I'm a computer science student looking to expand an already developed web application into using multi-tenant architecture. Considering I'm far from being a security expert, which precautions can I take to my application as secure as possible? Here's how I've been thinking to do it, most of it based on this article from msdn: http://msdn.microsoft.com/en-us/library/aa479086.aspx



This is what I used to develop the software and as I exclusively use it's ORM, I should be well protected against SQL injections. Passwords are hashed and all forms are CSRF protected. I'm thinking of somehow prohibiting users from using weak passwords, ideas? Any other precautions I should take?

Database Layer

Shared Database, one Schema per Tenant

I've decided to go with this solution because this still grants me good security ("moderate degree of logical data isolation") and I don't have to change my code much. A tenant can be identified solely from the subdomain, for example tenant1.website.com. I can simply tell the database to use the schema tenant1. Here I don't know if I should create a database user for each of the tenants, the article calls this as: "a combination of the impersonation and trusted subsystem approaches". Basically it creates an user for each tenant that has permissions only on that schema. Does this make sense? Where would I store the password for each user?

Symmetric encryption for sensitive data

I actually don't store any super important info like credit cards numbers, but there are a couple of fields which would be nice if they were a bit safer. Tenants will be storing reports that should not be visible to their competitors. As these fields will be text-heavy (max 70000 chars) I was thinking of using symmetric encryption (AES-128) on these fields. Is it ok if all tenants share the same key? Can I store the key in the source code?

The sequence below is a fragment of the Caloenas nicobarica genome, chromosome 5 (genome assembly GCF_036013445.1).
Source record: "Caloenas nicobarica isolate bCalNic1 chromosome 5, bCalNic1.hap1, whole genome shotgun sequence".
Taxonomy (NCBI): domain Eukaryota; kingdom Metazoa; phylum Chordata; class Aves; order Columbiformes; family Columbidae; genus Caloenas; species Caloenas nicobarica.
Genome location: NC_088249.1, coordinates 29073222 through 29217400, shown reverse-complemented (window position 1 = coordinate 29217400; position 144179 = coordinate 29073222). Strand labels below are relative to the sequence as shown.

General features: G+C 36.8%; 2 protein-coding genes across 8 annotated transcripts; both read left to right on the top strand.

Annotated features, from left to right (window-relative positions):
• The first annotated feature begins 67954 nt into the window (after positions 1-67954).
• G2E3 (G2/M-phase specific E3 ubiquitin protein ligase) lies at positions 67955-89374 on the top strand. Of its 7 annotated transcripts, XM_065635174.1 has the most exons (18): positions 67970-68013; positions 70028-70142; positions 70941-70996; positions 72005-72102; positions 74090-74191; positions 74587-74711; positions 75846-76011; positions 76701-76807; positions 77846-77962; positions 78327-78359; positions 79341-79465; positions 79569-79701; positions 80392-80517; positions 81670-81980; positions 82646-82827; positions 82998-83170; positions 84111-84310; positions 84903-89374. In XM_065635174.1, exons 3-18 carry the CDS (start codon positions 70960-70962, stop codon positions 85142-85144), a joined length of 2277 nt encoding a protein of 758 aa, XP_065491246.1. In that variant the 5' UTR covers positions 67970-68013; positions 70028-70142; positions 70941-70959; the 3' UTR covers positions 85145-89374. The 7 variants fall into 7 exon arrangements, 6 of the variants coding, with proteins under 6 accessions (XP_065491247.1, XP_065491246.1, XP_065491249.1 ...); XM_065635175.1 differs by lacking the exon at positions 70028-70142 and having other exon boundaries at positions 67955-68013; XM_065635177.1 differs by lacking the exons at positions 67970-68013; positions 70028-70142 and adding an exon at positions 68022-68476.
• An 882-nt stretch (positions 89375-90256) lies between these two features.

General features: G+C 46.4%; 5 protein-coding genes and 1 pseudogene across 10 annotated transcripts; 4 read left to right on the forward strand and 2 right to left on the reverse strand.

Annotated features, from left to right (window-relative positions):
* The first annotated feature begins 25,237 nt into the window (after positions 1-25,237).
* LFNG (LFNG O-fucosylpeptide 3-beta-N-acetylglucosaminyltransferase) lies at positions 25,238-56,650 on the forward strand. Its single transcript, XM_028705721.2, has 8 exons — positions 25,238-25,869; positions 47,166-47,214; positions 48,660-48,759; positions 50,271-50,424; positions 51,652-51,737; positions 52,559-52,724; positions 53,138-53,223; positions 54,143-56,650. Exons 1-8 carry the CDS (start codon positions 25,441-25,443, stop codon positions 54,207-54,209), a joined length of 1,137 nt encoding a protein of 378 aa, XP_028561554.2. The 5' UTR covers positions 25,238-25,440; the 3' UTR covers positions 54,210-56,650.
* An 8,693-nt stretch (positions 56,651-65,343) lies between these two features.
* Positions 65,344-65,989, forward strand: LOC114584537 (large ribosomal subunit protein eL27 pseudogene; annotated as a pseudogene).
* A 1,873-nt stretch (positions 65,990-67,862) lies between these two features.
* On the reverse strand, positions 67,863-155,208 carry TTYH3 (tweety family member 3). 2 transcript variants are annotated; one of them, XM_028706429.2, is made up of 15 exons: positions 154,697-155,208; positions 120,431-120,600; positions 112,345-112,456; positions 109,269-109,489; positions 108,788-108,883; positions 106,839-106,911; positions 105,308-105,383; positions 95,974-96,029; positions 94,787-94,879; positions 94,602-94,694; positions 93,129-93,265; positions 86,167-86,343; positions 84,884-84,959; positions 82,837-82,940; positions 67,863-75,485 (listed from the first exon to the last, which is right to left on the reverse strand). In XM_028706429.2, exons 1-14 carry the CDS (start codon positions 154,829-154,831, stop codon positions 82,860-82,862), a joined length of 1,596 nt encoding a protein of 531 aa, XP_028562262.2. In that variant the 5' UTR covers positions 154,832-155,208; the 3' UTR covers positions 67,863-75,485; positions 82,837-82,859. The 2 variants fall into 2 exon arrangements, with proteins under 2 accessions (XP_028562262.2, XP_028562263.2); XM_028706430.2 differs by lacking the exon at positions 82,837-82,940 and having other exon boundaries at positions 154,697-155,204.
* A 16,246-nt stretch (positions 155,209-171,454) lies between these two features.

Wildcard SSL Certificate

As all tenants will be on the same "server" (cloud: amazon ec2), with each tenant in it's own subdomain, it should be ok to use wildcard certificates, right? I'm thinking RapidSSL as our budget is very lean (edit: at the beginning probably only one instance).

Is there any other thing I've been completely forgetting?

  • 4
    What are you doing to prevent XSS? May 26, 2012 at 4:14
  • @MikeSamuel, I think I should be ok. Django escapes dangerous characters and I use a WYSIWYG editor for the only field they can write HTML. They can share links, but only within the same tenant.
    – Clash
    May 26, 2012 at 8:05
  • @MikeSamuel, thanks for the tip! I was in fact storing HTML at the database and was in fact not protected! Now I run a html whitelist scrubber when saving this field at the database.
    – Clash
    May 26, 2012 at 10:18
  • 1
    sharing links can be dangerous. javascript: URLs allow XSS and aren't stopped by Django's auto-escaping. May 26, 2012 at 12:35
  • django's URLField doesn't accept URLS starting with javascript, but thanks for the tip!
    – Clash
    May 26, 2012 at 12:41

3 Answers 3


Database Layer

The multi-schema approach is OK but as always the devil is in the detail.

One major isolation technique that is underappreciated is separate schemas for the data owner and for the web-app to access.